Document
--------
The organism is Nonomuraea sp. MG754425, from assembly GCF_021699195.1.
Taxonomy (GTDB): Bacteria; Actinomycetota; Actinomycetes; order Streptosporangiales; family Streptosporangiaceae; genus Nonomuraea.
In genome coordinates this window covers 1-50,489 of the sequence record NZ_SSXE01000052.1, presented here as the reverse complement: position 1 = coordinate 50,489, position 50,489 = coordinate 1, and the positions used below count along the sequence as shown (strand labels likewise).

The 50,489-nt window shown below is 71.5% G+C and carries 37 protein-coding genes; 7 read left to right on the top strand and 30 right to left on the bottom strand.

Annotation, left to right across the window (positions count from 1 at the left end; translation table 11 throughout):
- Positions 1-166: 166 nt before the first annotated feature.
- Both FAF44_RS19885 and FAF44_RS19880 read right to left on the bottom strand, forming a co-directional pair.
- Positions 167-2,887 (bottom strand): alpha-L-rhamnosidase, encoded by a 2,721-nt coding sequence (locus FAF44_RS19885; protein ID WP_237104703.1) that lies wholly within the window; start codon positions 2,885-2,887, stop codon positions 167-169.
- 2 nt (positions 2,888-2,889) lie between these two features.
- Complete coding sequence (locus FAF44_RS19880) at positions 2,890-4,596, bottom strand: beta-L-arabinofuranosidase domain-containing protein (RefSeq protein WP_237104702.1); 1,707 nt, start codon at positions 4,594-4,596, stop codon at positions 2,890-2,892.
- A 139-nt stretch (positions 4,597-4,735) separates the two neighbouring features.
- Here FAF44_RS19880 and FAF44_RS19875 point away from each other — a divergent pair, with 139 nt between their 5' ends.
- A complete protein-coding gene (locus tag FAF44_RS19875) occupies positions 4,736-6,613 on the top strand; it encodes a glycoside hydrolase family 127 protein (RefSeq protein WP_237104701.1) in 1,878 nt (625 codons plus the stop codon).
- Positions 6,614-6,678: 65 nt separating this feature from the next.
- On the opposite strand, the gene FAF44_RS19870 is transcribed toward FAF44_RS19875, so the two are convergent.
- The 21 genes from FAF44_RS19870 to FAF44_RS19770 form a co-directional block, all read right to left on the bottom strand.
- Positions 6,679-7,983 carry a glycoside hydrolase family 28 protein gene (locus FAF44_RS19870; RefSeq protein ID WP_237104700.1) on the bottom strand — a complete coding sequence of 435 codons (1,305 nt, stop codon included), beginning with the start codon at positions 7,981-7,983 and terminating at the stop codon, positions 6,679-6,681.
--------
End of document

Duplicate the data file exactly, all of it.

The organism is Nonomuraea sp. MG754425, from assembly GCF_021699195.1.
Taxonomy (GTDB): Bacteria; Actinomycetota; Actinomycetes; order Streptosporangiales; family Streptosporangiaceae; genus Nonomuraea.
In genome coordinates this window covers 1-50,489 of the sequence record NZ_SSXE01000052.1, presented here as the reverse complement: position 1 = coordinate 50,489, position 50,489 = coordinate 1, and the positions used below count along the sequence as shown (strand labels likewise).

The 50,489-nt window shown below is 71.5% G+C and carries 37 protein-coding genes; 7 read left to right on the top strand and 30 right to left on the bottom strand.

Annotation, left to right across the window (positions count from 1 at the left end; translation table 11 throughout):
- Positions 1-166: 166 nt before the first annotated feature.
- Both FAF44_RS19885 and FAF44_RS19880 read right to left on the bottom strand, forming a co-directional pair.
- Positions 167-2,887 (bottom strand): alpha-L-rhamnosidase, encoded by a 2,721-nt coding sequence (locus FAF44_RS19885; protein ID WP_237104703.1) that lies wholly within the window; start codon positions 2,885-2,887, stop codon positions 167-169.
- 2 nt (positions 2,888-2,889) lie between these two features.
- Complete coding sequence (locus FAF44_RS19880) at positions 2,890-4,596, bottom strand: beta-L-arabinofuranosidase domain-containing protein (RefSeq protein WP_237104702.1); 1,707 nt, start codon at positions 4,594-4,596, stop codon at positions 2,890-2,892.
- A 139-nt stretch (positions 4,597-4,735) separates the two neighbouring features.
- Here FAF44_RS19880 and FAF44_RS19875 point away from each other — a divergent pair, with 139 nt between their 5' ends.
- A complete protein-coding gene (locus tag FAF44_RS19875) occupies positions 4,736-6,613 on the top strand; it encodes a glycoside hydrolase family 127 protein (RefSeq protein WP_237104701.1) in 1,878 nt (625 codons plus the stop codon).
- Positions 6,614-6,678: 65 nt separating this feature from the next.
- On the opposite strand, the gene FAF44_RS19870 is transcribed toward FAF44_RS19875, so the two are convergent.
- The 21 genes from FAF44_RS19870 to FAF44_RS19770 form a co-directional block, all read right to left on the bottom strand.
- Positions 6,679-7,983 carry a glycoside hydrolase family 28 protein gene (locus FAF44_RS19870; RefSeq protein ID WP_237104700.1) on the bottom strand — a complete coding sequence of 435 codons (1,305 nt, stop codon included), beginning with the start codon at positions 7,981-7,983 and terminating at the stop codon, positions 6,679-6,681.